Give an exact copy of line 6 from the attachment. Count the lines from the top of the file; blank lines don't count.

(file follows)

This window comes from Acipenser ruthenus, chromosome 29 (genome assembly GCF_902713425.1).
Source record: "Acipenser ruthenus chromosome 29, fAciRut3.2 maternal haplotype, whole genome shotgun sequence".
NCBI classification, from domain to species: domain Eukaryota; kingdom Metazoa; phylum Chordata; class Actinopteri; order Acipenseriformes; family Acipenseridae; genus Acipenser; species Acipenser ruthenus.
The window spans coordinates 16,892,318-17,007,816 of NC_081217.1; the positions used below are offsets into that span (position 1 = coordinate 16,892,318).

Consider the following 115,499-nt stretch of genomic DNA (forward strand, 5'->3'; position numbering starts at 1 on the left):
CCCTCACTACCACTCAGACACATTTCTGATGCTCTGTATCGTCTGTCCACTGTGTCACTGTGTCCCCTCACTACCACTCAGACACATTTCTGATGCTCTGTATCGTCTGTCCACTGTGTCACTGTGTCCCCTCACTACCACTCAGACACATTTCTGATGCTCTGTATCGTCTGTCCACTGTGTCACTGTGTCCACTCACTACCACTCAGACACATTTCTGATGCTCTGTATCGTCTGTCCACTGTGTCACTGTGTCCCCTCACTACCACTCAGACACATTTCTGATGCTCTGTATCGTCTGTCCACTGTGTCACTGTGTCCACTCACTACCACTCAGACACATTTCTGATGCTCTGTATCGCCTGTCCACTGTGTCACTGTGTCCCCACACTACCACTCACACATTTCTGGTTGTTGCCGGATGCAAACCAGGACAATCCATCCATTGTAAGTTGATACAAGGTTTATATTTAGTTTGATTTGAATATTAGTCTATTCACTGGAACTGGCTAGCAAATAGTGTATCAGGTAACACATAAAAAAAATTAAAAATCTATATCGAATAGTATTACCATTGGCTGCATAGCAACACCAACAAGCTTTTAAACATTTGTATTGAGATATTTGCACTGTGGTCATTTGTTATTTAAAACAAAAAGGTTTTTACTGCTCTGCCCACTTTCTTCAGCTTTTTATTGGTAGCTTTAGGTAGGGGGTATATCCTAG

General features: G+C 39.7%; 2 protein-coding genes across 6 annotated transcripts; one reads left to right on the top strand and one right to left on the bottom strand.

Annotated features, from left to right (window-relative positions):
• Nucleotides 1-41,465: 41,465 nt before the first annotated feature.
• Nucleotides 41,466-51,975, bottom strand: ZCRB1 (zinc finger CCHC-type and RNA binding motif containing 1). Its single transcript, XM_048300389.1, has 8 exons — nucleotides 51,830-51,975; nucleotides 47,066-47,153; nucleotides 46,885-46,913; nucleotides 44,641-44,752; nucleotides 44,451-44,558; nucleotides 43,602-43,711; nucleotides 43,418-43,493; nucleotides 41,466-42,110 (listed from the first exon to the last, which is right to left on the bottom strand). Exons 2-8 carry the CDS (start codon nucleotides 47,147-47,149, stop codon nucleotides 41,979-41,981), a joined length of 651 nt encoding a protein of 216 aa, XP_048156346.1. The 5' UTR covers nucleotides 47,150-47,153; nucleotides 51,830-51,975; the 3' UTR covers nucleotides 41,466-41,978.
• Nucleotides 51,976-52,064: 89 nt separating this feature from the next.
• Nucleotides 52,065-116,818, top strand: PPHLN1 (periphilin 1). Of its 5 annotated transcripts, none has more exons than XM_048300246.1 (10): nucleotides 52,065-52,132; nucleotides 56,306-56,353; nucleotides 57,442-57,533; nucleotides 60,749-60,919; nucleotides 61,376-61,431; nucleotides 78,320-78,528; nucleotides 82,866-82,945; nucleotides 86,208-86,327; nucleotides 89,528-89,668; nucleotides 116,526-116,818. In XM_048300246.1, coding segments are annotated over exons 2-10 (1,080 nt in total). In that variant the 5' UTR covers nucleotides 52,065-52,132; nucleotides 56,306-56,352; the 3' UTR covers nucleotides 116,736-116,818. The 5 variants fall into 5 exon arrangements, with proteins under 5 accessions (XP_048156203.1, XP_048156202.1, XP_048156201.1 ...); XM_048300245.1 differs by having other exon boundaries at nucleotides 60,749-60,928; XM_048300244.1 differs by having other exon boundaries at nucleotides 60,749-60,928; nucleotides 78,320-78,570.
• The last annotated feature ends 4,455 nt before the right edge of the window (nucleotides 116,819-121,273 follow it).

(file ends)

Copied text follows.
CCCTCACTACCACTCAGACACATTTCTGATGCTCTGTATCGTCTGTCCACTGTGTCACTGTGTCCCCTCACTACCACTCAGACACATTTCTGATGCTCTGTATCGTCTGTCCACTGTGTCACTGTGTCCCCTCACTACCACTCAGACACATTTCTGATGCTCTGTATCGTCTGTCCACTGTGTCACTGTGTCCACTCACTACCACTCAGACACATTTCTGATGCTCTGTATCGTCTGTCCACTGTGTCACTGTGTCCCCTCACTACCACTCAGACACATTTCTGATGCTCTGTATCGTCTGTCCACTGTGTCACTGTGTCCACTCACTACCACTCAGACACATTTCTGATGCTCTGTATCGCCTGTCCACTGTGTCACTGTGTCCCCACACTACCACTCACACATTTCTGGTTGTTGCCGGATGCAAACCAGGACAATCCATCCATTGTAAGTTGATACAAGGTTTATATTTAGTTTGATTTGAATATTAGTCTATTCACTGGAACTGGCTAGCAAATAGTGTATCAGGTAACACATAAAAAAAATTAAAAATCTATATCGAATAGTATTACCATTGGCTGCATAGCAACACCAACAAGCTTTTAAACATTTGTATTGAGATATTTGCACTGTGGTCATTTGTTATTTAAAACAAAAAGGTTTTTACTGCTCTGCCCACTTTCTTCAGCTTTTTATTGGTAGCTTTAGGTAGGGGGTATATCCTAG